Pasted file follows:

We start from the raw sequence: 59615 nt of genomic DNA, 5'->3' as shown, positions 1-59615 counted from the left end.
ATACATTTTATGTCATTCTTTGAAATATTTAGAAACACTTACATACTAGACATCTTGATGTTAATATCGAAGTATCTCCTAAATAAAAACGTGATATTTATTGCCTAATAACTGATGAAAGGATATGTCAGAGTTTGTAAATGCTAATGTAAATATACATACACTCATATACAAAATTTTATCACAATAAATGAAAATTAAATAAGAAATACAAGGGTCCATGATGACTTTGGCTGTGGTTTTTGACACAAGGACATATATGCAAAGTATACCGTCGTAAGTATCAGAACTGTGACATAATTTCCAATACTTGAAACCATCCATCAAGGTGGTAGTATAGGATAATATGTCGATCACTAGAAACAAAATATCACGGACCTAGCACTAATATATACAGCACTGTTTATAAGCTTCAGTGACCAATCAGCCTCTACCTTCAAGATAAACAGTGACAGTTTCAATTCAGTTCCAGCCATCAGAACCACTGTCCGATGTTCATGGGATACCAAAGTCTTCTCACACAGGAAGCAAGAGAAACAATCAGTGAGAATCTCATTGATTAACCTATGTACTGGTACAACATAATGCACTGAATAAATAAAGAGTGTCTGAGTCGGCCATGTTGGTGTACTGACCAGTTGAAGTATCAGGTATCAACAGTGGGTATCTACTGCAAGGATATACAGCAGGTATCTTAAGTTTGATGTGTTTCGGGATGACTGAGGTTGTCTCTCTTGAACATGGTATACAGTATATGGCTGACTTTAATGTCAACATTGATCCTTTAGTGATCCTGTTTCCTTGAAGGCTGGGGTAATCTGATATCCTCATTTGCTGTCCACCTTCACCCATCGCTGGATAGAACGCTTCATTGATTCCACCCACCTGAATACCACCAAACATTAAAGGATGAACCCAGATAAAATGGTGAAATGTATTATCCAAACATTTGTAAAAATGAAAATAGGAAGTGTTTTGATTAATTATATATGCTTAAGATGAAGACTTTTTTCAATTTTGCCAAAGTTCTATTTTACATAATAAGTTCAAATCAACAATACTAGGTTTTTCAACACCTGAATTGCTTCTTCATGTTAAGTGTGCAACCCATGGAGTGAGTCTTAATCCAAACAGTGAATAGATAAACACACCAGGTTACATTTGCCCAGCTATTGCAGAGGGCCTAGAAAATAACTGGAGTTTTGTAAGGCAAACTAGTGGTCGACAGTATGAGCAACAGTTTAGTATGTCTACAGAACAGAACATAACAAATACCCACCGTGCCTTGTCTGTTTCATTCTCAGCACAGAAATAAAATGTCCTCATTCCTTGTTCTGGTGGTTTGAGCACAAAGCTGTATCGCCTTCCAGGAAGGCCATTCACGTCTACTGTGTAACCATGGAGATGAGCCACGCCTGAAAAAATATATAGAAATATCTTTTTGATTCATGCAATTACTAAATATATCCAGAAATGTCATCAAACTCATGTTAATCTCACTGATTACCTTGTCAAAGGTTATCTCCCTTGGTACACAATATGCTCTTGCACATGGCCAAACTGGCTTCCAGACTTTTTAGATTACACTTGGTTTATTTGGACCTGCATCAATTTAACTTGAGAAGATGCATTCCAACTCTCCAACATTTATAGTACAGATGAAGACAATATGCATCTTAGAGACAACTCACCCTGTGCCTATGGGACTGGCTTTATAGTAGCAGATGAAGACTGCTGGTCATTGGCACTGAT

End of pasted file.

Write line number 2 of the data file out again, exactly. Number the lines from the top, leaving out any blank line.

ATACATTTTATGTCATTCTTTGAAATATTTAGAAACACTTACATACTAGACATCTTGATGTTAATATCGAAGTATCTCCTAAATAAAAACGTGATATTTATTGCCTAATAACTGATGAAAGGATATGTCAGAGTTTGTAAATGCTAATGTAAATATACATACACTCATATACAAAATTTTATCACAATAAATGAAAATTAAATAAGAAATACAAGGGTCCATGATGACTTTGGCTGTGGTTTTTGACACAAGGACATATATGCAAAGTATACCGTCGTAAGTATCAGAACTGTGACATAATTTCCAATACTTGAAACCATCCATCAAGGTGGTAGTATAGGATAATATGTCGATCACTAGAAACAAAATATCACGGACCTAGCACTAATATATACAGCACTGTTTATAAGCTTCAGTGACCAATCAGCCTCTACCTTCAAGATAAACAGTGACAGTTTCAATTCAGTTCCAGCCATCAGAACCACTGTCCGATGTTCATGGGATACCAAAGTCTTCTCACACAGGAAGCAAGAGAAACAATCAGTGAGAATCTCATTGATTAACCTATGTACTGGTACAACATAATGCACTGAATAAATAAAGAGTGTCTGAGTCGGCCATGTTGGTGTACTGACCAGTTGAAGTATCAGGTATCAACAGTGGGTATCTACTGCAAGGATATACAGCAGGTATCTTAAGTTTGATGTGTTTCGGGATGACTGAGGTTGTCTCTCTTGAACATGGTATACAGTATATGGCTGACTTTAATGTCAACATTGATCCTTTAGTGATCCTGTTTCCTTGAAGGCTGGGGTAATCTGATATCCTCATTTGCTGTCCACCTTCACCCATCGCTGGATAGAACGCTTCATTGATTCCACCCACCTGAATACCACCAAACATTAAAGGATGAACCCAGATAAAATGGTGAAATGTATTATCCAAACATTTGTAAAAATGAAAATAGGAAGTGTTTTGATTAATTATATATGCTTAAGATGAAGACTTTTTTCAATTTTGCCAAAGTTCTATTTTACATAATAAGTTCAAATCAACAATACTAGGTTTTTCAACACCTGAATTGCTTCTTCATGTTAAGTGTGCAACCCATGGAGTGAGTCTTAATCCAAACAGTGAATAGATAAACACACCAGGTTACATTTGCCCAGCTATTGCAGAGGGCCTAGAAAATAACTGGAGTTTTGTAAGGCAAACTAGTGGTCGACAGTATGAGCAACAGTTTAGTATGTCTACAGAACAGAACATAACAAATACCCACCGTGCCTTGTCTGTTTCATTCTCAGCACAGAAATAAAATGTCCTCATTCCTTGTTCTGGTGGTTTGAGCACAAAGCTGTATCGCCTTCCAGGAAGGCCATTCACGTCTACTGTGTAACCATGGAGATGAGCCACGCCTGAAAAAATATATAGAAATATCTTTTTGATTCATGCAATTACTAAATATATCCAGAAATGTCATCAAACTCATGTTAATCTCACTGATTACCTTGTCAAAGGTTATCTCCCTTGGTACACAATATGCTCTTGCACATGGCCAAACTGGCTTCCAGACTTTTTAGATTACACTTGGTTTATTTGGACCTGCATCAATTTAACTTGAGAAGATGCATTCCAACTCTCCAACATTTATAGTACAGATGAAGACAATATGCATCTTAGAGACAACTCACCCTGTGCCTATGGGACTGGCTTTATAGTAGCAGATGAAGACTGCTGGTCATTGGCACTGAT